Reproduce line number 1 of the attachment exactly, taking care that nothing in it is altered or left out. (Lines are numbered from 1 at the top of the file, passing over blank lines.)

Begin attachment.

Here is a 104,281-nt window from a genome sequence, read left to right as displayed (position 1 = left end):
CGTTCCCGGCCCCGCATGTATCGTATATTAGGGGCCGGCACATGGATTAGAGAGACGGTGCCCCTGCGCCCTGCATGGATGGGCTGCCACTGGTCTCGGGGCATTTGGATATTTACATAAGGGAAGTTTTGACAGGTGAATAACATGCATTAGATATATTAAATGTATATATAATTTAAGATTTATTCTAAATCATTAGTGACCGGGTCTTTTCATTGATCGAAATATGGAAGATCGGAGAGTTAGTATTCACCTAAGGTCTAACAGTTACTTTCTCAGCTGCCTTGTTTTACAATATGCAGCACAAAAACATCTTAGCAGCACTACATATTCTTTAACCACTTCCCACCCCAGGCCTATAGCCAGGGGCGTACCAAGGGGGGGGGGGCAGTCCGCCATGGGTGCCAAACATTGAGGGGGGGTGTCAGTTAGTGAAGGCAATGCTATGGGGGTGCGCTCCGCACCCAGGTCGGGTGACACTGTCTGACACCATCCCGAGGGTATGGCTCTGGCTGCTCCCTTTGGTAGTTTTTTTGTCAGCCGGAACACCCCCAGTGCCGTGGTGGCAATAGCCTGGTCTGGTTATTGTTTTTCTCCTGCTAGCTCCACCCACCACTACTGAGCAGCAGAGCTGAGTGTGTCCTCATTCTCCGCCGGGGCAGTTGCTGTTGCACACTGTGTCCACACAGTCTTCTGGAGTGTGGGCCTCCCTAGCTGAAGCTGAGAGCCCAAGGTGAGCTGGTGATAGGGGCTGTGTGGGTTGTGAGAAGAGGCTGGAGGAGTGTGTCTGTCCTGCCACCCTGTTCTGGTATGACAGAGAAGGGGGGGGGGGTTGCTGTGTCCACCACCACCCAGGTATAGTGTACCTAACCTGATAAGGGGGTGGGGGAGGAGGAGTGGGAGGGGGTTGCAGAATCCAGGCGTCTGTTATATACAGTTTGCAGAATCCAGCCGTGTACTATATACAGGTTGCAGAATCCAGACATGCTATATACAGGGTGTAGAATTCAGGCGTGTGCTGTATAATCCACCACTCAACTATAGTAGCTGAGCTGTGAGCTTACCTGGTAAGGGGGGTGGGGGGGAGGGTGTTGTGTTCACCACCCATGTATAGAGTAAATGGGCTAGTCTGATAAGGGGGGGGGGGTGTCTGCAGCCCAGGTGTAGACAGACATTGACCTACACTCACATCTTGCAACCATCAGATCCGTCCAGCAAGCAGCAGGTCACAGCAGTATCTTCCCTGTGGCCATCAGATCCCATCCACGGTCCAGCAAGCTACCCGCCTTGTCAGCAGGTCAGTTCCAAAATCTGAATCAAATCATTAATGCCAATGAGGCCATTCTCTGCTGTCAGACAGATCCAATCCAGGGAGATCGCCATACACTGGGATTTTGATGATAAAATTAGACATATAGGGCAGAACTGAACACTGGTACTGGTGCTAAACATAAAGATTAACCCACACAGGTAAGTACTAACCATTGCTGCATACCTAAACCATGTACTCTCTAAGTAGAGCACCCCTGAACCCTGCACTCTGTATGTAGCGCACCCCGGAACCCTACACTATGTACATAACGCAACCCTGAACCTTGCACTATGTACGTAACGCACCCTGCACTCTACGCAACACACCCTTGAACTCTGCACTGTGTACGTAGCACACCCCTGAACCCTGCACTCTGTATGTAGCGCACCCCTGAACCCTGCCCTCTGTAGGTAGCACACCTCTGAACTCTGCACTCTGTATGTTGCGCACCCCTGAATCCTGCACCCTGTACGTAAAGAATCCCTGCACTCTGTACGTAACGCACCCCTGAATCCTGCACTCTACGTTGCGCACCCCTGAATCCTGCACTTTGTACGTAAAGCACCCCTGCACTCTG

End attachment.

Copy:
Here is a 104,281-nt window from a genome sequence, read left to right as displayed (position 1 = left end):